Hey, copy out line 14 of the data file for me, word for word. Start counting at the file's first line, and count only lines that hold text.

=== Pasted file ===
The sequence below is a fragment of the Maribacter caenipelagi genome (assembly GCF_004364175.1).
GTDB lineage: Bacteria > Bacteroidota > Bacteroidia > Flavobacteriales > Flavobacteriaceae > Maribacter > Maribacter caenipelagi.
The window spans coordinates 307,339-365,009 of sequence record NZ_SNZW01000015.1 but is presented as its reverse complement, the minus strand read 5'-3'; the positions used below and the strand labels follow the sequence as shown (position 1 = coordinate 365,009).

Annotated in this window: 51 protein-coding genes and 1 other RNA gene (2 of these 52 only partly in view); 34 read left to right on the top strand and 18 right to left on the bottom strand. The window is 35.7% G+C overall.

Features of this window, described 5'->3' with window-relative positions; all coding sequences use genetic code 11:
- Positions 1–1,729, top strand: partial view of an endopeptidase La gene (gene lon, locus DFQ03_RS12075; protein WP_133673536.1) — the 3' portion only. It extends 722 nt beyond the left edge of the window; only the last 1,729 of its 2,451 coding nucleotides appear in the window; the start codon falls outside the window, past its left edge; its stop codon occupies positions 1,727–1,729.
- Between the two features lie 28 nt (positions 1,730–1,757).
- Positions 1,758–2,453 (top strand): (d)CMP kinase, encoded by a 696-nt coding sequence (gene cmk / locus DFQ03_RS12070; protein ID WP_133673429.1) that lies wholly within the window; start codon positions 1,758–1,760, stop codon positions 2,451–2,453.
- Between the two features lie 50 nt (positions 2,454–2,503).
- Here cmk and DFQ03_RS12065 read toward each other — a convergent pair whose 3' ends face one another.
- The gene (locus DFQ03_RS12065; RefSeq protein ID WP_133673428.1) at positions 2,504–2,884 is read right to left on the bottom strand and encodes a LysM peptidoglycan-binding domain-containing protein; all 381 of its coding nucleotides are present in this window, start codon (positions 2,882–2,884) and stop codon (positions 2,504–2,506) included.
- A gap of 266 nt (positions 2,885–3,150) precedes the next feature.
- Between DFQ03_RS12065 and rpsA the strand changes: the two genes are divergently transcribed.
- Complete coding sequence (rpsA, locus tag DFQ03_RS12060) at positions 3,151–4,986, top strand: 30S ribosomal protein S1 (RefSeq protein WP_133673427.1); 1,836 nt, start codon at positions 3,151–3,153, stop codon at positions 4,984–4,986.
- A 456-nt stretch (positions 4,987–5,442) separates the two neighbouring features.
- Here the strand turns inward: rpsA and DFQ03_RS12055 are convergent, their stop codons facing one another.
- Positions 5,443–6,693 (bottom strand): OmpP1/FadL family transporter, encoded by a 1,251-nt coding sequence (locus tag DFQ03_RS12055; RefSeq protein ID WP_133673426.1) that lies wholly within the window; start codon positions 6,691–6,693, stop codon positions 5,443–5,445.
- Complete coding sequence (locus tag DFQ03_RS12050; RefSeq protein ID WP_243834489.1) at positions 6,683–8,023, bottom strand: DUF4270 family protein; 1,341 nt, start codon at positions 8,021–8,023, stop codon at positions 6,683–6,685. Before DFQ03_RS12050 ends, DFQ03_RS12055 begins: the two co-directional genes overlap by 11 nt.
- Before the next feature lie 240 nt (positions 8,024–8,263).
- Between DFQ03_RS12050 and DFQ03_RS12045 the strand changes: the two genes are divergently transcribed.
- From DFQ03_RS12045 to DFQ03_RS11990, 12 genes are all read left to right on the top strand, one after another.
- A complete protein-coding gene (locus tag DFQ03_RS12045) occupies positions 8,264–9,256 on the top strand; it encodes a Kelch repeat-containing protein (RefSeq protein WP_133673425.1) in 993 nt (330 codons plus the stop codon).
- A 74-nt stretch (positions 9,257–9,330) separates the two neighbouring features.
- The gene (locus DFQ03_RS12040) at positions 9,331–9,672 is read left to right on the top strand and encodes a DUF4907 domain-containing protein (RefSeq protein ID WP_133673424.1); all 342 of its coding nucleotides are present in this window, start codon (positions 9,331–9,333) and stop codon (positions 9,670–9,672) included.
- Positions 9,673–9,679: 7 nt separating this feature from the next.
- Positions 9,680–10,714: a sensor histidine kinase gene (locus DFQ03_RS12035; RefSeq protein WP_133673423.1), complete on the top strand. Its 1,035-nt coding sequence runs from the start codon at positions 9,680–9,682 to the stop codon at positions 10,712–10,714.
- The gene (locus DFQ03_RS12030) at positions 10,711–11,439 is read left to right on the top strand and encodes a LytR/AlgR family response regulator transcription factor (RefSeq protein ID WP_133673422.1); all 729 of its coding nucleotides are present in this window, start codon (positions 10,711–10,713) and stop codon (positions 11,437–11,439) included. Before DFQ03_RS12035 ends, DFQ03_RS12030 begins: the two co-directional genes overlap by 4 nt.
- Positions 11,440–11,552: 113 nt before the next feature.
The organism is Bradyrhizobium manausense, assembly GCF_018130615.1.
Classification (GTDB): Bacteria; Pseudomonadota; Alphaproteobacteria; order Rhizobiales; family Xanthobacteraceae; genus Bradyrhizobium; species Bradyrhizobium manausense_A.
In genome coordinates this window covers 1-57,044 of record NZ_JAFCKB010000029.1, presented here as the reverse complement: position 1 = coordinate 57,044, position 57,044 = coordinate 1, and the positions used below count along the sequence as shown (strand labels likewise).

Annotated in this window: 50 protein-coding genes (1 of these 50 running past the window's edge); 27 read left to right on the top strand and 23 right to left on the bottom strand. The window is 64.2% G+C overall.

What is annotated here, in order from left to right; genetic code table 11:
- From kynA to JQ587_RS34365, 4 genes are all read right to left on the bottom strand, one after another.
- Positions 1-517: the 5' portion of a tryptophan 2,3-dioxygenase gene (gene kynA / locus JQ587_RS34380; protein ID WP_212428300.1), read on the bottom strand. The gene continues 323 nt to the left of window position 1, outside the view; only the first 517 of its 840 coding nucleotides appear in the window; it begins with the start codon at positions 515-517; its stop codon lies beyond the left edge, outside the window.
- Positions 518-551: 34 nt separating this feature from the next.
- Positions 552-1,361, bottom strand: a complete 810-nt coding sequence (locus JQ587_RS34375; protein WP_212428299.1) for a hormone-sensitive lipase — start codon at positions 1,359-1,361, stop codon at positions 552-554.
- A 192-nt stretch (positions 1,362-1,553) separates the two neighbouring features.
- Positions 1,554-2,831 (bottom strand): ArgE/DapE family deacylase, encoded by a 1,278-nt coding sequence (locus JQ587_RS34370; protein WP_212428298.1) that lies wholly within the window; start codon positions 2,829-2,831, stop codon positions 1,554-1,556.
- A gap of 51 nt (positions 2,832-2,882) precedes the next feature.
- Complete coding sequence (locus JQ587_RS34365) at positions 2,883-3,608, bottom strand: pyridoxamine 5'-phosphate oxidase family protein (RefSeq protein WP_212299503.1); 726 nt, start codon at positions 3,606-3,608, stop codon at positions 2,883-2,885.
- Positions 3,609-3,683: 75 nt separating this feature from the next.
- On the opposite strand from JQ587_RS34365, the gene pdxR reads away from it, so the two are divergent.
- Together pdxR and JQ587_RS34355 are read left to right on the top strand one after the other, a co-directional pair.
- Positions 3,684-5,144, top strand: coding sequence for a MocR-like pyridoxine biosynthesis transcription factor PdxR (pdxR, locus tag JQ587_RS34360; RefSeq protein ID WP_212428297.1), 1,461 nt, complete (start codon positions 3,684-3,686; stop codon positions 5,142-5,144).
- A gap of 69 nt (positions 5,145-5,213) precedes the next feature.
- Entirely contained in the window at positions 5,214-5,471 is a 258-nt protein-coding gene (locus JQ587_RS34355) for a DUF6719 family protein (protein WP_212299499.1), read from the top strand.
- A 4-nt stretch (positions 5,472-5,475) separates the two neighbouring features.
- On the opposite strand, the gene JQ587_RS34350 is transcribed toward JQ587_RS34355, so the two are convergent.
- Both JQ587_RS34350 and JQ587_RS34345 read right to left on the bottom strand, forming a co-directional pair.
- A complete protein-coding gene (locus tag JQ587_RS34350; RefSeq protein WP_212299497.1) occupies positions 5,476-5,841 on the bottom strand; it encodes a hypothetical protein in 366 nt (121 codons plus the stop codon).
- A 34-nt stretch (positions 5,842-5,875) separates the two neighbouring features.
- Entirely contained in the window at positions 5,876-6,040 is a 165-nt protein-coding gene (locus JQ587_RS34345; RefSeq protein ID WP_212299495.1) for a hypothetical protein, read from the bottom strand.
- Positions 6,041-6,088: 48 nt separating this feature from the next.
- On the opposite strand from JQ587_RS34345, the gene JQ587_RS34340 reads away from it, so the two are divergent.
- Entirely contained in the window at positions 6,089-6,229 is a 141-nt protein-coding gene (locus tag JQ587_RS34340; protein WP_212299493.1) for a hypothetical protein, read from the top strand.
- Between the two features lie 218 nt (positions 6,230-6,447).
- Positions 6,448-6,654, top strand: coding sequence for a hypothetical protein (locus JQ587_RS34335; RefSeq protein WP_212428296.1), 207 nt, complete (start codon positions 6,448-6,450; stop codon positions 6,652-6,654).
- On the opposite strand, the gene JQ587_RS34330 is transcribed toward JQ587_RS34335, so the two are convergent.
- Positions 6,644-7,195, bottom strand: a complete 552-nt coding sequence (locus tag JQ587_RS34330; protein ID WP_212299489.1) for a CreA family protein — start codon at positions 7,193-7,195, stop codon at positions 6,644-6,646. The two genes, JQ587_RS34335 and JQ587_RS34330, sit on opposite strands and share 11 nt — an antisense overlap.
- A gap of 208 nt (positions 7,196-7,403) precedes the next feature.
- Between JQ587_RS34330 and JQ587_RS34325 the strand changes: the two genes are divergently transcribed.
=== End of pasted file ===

- Complete coding sequence (rpsA, locus tag DFQ03_RS12060) at positions 3,151–4,986, top strand: 30S ribosomal protein S1 (RefSeq protein WP_133673427.1); 1,836 nt, start codon at positions 3,151–3,153, stop codon at positions 4,984–4,986.